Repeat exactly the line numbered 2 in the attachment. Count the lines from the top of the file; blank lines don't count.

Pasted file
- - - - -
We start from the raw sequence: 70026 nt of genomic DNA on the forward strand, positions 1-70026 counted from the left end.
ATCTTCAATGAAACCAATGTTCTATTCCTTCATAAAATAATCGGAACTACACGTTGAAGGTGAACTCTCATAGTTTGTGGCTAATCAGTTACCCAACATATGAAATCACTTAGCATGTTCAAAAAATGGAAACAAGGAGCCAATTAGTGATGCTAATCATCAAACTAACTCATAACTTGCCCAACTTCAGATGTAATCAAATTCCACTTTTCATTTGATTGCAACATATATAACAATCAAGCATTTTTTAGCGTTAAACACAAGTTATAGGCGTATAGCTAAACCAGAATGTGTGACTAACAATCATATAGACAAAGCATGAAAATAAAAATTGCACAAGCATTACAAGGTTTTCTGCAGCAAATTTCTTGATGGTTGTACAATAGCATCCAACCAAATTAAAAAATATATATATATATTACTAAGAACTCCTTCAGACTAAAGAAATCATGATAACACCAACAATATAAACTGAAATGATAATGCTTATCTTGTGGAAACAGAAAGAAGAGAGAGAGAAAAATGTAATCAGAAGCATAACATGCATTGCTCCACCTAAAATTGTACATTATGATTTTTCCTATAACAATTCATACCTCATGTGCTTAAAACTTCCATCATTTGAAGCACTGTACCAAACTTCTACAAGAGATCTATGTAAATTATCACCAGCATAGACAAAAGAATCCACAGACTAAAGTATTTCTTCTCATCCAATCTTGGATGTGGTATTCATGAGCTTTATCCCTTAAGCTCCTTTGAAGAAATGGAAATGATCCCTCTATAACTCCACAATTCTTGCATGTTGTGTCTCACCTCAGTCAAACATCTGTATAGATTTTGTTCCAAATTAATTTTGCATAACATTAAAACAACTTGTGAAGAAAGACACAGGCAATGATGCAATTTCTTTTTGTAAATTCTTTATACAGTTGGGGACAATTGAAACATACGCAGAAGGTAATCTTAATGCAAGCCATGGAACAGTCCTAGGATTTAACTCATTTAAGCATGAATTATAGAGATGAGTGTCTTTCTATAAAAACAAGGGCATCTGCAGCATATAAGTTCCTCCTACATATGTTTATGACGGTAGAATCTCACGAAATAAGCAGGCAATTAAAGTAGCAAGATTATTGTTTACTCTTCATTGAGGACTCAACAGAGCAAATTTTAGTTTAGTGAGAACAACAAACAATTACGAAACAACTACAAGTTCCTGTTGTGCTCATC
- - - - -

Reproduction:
ATCTTCAATGAAACCAATGTTCTATTCCTTCATAAAATAATCGGAACTACACGTTGAAGGTGAACTCTCATAGTTTGTGGCTAATCAGTTACCCAACATATGAAATCACTTAGCATGTTCAAAAAATGGAAACAAGGAGCCAATTAGTGATGCTAATCATCAAACTAACTCATAACTTGCCCAACTTCAGATGTAATCAAATTCCACTTTTCATTTGATTGCAACATATATAACAATCAAGCATTTTTTAGCGTTAAACACAAGTTATAGGCGTATAGCTAAACCAGAATGTGTGACTAACAATCATATAGACAAAGCATGAAAATAAAAATTGCACAAGCATTACAAGGTTTTCTGCAGCAAATTTCTTGATGGTTGTACAATAGCATCCAACCAAATTAAAAAATATATATATATATTACTAAGAACTCCTTCAGACTAAAGAAATCATGATAACACCAACAATATAAACTGAAATGATAATGCTTATCTTGTGGAAACAGAAAGAAGAGAGAGAGAAAAATGTAATCAGAAGCATAACATGCATTGCTCCACCTAAAATTGTACATTATGATTTTTCCTATAACAATTCATACCTCATGTGCTTAAAACTTCCATCATTTGAAGCACTGTACCAAACTTCTACAAGAGATCTATGTAAATTATCACCAGCATAGACAAAAGAATCCACAGACTAAAGTATTTCTTCTCATCCAATCTTGGATGTGGTATTCATGAGCTTTATCCCTTAAGCTCCTTTGAAGAAATGGAAATGATCCCTCTATAACTCCACAATTCTTGCATGTTGTGTCTCACCTCAGTCAAACATCTGTATAGATTTTGTTCCAAATTAATTTTGCATAACATTAAAACAACTTGTGAAGAAAGACACAGGCAATGATGCAATTTCTTTTTGTAAATTCTTTATACAGTTGGGGACAATTGAAACATACGCAGAAGGTAATCTTAATGCAAGCCATGGAACAGTCCTAGGATTTAACTCATTTAAGCATGAATTATAGAGATGAGTGTCTTTCTATAAAAACAAGGGCATCTGCAGCATATAAGTTCCTCCTACATATGTTTATGACGGTAGAATCTCACGAAATAAGCAGGCAATTAAAGTAGCAAGATTATTGTTTACTCTTCATTGAGGACTCAACAGAGCAAATTTTAGTTTAGTGAGAACAACAAACAATTACGAAACAACTACAAGTTCCTGTTGTGCTCATC